Airtel Africa on July 28, 2022, released to the investing public its Q1FY23 financial statements. The report showed that net profit grew by 25.26% in the fiscal quarter of 2023, and 27% of the company’s FY 2022 earnings, broadly due to higher finance costs and regulatory/government policy changes in the Nigerian segment of the company’s business.
The company’s net finance costs in June 2022 quarter grew by 55.67% (37.47% of the FY 2022 net finance cost) to $151 million from $97 million. The company said in its quarterly report, “Net finance costs increased by $54 million, as a result of $51 million higher foreign exchange and derivative losses and $6 million higher interest on lease obligations, partially offset by lower interest costs due to debt reduction (including the repayment of $505 million bonds in March 2022).
Also, the headwinds faced by the company as a result of outbound voice calls barring customers who had not yet registered their National Identification Numbers in Nigeria affected the company’s bottom line. This is expected because voice revenue, accounts for almost half of the company’s revenue. In 2022 FY, it accounted for 49% and in Q1FY23, it accounted for 47% of total revenue.
The company’s revenue for the Q1FY23 ended June 2022 grew by 13.04%-on year to $1,257 million and 2.8% sequentially in reported currency. This represents 27% of 2022FY total revenue of $4,714 million, representing a growth of 21.24%. If this trajectory is sustained, the company is likely to surpass 2022FY revenue in 2023FY, especially with the continued growth in customer base; growth in data customer base and mobile money customer base.
In a statement, Segun Ogunsanya, chief executive officer at Airtel Africa said, that the company has improved its margins amid ‘strong earnings growth’. However, a cursory look at the financials shows that the Company’s EBITDA and operating profit margins have been growing and impressive. The net profit has been growing and consistent too, but not as impressive as EBITDA and Operating profit margins broadly due to higher net finance costs. The company’s net profit margin stood at 16.02% in 2022FY; representing a growth of 50% and 14.16% in Q1FY23, which is a growth of 11%-on year. This means that the company on average is earning $0.162 per $1 in revenue. Typically, a net margin of 20% and higher is a very strong result
News continues after this ad
It is important to look for and invest in companies with consistency in revenue, earnings, impressive margins, reducing debt, good capital gain, impressive balance sheet, etc.
Airtel Africa has been listed on the NGX since July 9, 2019, and is currently the most valuable stock on the NGX with a market capitalization of N7.16 trillion, which makes about 26.4% of the entire Nigeria Stock exchange equity market.
News continues after this ad
On July 29, the last trading day, Airtel Africa closed at N1,905.40 per share price on the NGX. It began the year with a share price of N955 and thus has gained 99.5% on that price valuation, ranking it 8th on the NGX in terms of year-to-date performance which is higher than the broad market NGXASI, which has gained+17.18% YtD. This means that a shareholder who invested N1,000,000 at the beginning of the year would have made N995,000. This is impressive and a strong result.
The Telco had on May 13, 2022, announced a final dividend of 3 cents per ordinary share to be paid on or around July 22, 2022, to shareholders whose names appeared on the register of members at the close of business on Friday, June 24, 2022, bringing the total payout to 5 cents for the 2022FY. Therefore, in terms of dividend-only return, Airtel Africa offers 2.5% dividend yield (TTM). It is important to note that dividend yields change relative to the stock price. Holding dividend constant, the yield will rise when the price of the stock falls and will fall when the price of the stock rises.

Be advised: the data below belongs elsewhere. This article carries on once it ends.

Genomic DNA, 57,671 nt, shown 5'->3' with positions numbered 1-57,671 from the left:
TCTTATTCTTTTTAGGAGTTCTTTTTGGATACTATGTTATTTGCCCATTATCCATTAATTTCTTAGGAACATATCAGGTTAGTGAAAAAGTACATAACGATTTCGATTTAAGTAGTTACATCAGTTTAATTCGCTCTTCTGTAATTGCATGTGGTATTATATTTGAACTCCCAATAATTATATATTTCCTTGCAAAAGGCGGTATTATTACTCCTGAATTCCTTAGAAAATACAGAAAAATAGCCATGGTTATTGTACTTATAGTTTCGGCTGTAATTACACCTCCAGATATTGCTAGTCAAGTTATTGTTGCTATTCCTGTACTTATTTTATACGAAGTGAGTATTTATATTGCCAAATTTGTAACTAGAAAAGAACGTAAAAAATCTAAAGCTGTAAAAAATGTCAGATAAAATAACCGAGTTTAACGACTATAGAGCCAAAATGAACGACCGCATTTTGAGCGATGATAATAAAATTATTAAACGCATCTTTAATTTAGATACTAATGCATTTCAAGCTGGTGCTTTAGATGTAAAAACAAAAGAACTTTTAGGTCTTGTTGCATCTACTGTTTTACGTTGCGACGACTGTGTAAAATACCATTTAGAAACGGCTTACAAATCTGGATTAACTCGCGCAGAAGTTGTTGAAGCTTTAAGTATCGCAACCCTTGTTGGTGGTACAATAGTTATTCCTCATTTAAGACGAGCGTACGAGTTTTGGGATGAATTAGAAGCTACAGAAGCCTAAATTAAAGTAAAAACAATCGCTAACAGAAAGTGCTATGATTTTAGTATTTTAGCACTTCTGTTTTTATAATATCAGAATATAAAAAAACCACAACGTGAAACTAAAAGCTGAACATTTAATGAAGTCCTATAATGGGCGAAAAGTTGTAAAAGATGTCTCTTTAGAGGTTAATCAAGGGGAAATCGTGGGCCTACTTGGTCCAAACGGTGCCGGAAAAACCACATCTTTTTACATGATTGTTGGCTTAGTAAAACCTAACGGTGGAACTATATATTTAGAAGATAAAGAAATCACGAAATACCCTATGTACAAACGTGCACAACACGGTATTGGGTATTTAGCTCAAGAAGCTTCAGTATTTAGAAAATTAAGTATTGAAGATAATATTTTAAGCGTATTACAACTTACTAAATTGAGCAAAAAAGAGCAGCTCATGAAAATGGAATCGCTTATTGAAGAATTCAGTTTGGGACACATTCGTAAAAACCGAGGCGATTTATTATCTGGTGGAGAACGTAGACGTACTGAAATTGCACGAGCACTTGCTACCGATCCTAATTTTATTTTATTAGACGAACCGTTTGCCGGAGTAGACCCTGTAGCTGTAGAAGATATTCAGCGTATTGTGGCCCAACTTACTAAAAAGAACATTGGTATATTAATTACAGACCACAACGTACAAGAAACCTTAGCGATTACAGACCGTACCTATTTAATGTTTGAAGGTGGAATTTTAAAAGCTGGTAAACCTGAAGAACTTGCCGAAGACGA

The company’s operating free cash flow positive growth has been consistent. In 2022FY, it grew by 40.5% to $1,655 million from $1,178 in 2021, while in Q1FY23, it grew by 10.3%, in spite of the 34% growth in Capex. The free cash flow reveals to investors and other stakeholders that there is enough cash remaining to pay back creditors, pay dividends, and buy back shares. Considering this, the company is likely to be able to sustain its dividend payment policy.
The Telco is the 93rd most traded stock on the NGX over the past three months; trading just a total volume of 7.77 million shares over the period. Investors should note that it is better to buy and hold heavily traded stock as thinly traded stocks may not be easily sold or exchanged for cash without a significant change in price. Thinly traded stocks are exchanged in low volumes, and have liquidity risk; as they are riskier than liquid assets, because a small number of participants can impact the price
Airtel Africa has shown consistency in reducing its debt and growing its EBITDA. While the company’s EBITDA grew by 27% on-year, its net debt fell 13.57% to $3,055 million from $3,536 million. Though the net debt increased sequentially by 3.91%, investors should be optimistic as net debt to EBITDA has been on a downward trajectory; dropping from 2.0x in 2021FY to 1.3x in 2022FY, then dropped to 1.3x Q1FY23 from 1.8x Q1FY22. Investors should take note of this ratio; because it shows how many years it would take for a company to pay back its debt if net debt and EBITDA are held constant. Typically, ratios higher than 4 or 5 set off alarm bells because it indicates that a company is less likely to be able to handle its debt burden and thus is less likely to be able to take on additional debt for growth.
With the company’s focus on sustaining profitable growth from underpenetrated markets; mobile voice, data, and mobile money services, cost efficiencies, good management and control of its debt profile, the company remains hugely attractive.